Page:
Friday, September 30, 2016

A new spalacolestine mammal from the Early Cretaceous Jehol Biota


Han et al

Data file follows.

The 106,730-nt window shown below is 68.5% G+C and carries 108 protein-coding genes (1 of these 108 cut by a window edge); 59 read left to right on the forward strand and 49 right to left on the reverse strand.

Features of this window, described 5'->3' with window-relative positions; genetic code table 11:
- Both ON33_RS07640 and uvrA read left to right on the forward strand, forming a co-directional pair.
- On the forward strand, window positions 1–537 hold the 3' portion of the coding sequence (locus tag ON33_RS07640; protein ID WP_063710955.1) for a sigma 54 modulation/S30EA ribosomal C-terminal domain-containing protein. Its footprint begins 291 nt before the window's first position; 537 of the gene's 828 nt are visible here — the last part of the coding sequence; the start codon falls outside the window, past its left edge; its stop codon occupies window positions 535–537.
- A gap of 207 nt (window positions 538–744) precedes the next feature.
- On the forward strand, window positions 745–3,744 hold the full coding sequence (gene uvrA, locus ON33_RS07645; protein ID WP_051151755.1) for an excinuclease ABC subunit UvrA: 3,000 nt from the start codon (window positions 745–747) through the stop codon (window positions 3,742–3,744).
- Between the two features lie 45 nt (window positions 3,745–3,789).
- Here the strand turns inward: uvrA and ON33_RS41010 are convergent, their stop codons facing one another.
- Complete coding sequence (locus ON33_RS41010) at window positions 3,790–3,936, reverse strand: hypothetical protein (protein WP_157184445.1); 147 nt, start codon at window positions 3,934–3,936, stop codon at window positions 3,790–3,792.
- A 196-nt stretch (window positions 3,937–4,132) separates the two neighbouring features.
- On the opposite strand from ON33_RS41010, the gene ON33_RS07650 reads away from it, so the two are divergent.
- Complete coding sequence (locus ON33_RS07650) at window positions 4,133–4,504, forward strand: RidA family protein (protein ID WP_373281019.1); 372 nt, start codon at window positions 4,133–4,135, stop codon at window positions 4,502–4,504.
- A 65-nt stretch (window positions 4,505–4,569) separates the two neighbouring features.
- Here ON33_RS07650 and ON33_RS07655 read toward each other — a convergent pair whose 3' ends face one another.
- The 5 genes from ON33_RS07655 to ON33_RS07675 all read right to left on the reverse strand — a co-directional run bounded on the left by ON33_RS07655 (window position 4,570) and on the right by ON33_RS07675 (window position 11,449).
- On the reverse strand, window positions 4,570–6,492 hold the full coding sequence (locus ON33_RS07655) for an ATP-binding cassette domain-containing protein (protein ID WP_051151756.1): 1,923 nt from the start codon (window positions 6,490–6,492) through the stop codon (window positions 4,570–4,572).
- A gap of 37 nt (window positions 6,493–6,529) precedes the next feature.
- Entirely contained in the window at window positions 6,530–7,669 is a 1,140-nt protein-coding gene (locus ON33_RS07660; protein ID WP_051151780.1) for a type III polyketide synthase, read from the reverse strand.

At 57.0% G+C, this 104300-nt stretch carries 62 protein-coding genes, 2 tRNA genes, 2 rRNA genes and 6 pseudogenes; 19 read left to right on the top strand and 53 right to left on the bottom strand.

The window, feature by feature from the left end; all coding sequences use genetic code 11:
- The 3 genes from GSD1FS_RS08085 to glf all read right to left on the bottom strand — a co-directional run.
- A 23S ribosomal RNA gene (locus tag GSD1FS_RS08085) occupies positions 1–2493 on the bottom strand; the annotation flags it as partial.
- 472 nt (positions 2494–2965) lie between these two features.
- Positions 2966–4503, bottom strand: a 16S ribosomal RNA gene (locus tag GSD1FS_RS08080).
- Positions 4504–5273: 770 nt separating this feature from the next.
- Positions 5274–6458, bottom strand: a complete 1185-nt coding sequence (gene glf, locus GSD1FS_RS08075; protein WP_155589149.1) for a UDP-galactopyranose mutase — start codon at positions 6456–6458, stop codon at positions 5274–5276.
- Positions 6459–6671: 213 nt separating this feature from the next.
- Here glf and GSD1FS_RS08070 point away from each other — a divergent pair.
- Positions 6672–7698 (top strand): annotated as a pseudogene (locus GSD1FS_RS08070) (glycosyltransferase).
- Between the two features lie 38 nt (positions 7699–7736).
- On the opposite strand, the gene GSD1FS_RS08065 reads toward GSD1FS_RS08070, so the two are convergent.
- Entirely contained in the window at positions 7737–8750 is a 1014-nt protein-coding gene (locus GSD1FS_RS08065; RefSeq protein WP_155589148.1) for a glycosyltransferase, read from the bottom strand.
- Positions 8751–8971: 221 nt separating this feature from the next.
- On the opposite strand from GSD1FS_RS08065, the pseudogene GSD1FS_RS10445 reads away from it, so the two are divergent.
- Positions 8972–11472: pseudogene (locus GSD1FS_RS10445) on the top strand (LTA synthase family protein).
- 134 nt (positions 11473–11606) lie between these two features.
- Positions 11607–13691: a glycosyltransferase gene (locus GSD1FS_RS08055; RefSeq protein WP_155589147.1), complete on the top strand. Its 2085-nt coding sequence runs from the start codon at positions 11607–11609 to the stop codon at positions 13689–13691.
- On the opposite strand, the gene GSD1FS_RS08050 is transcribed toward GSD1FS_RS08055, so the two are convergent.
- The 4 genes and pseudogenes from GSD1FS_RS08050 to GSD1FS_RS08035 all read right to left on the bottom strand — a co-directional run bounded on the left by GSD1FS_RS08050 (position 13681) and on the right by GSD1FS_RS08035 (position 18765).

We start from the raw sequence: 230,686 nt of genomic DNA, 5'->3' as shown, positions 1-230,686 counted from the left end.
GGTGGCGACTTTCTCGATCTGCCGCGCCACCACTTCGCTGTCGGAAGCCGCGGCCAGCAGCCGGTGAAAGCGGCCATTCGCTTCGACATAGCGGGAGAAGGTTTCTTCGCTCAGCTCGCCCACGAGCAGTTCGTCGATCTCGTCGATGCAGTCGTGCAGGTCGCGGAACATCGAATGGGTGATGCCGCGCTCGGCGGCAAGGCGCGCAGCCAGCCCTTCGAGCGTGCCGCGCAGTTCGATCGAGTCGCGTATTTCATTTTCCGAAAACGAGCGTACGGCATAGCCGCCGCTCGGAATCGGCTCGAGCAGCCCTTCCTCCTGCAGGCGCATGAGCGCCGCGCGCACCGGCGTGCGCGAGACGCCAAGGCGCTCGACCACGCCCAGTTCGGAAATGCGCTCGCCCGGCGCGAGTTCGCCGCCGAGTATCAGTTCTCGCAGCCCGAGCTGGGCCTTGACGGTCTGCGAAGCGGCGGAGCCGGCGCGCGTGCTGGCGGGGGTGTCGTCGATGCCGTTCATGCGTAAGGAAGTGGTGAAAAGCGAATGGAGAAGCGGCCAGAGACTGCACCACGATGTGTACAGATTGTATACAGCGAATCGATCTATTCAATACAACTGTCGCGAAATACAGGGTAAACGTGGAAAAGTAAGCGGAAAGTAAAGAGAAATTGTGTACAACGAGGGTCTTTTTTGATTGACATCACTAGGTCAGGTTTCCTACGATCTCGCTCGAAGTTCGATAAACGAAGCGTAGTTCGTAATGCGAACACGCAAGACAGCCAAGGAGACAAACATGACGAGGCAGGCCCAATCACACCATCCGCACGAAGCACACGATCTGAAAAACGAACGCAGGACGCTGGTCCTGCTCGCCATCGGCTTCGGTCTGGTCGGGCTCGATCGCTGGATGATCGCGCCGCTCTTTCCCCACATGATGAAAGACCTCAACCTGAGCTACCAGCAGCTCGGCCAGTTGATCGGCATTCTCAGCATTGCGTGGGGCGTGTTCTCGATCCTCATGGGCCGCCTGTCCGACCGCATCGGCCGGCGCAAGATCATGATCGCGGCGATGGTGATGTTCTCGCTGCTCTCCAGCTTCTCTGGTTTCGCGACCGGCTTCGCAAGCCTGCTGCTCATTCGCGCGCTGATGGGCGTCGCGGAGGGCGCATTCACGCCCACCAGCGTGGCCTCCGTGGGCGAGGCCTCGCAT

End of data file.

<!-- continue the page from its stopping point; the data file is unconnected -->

‘Symmetrodontans’ are extinct mammals characterized by having a reversed-triangle molar pattern in which three main cusps define a triangular molar crown. This dental morpholgy has been regarded as being intermediate between the ‘triconodont’ tooth and the tribosphenic pattern characterizing therians; it is a key feature in taxonomy of Mesozoic mammals and one to understand mammalian evolution and palaeobiology. Here we report a new genus and species of ‘symmetrodontan’ mammal, Lactodens sheni, from the Early Cretaceous Jehol Biota, represented by a partial skeleton with dentary and upper and lower teeth with dental morphologies well-preserved. The new species has a dental formula of three upper incisors, one canine, three premolars, and six molars/three lower incisors, one canine, five premolars and six lower molars, double-rooted canines, extremely low-crowned and transversely thin premolars, and acute angled molars. The dental morphologies of molars and peculiar deciduous premolars are similar to those of Spalacolestes from North America. The associated upper and lower dentitions from one individual animal helped to clarify tooth identification of some spalacotheriids represented only by fragmentary material. Phylogenetic analyses indicate a close relationship of the new species to North American spalacolestines and faunal interchanges between Eurasia and North America, thus supporting the notion that small-bodied spalacotheriids were diverse and had a pan-Laurasian distribution during the Early Cretaceous. Absence of the Meckelian groove suggests acquisition of the definitive mammalian middle ear in spalacolestines, and deciduous canines and premolars in the slim and extremely long dentary imply a faunivorous diet.

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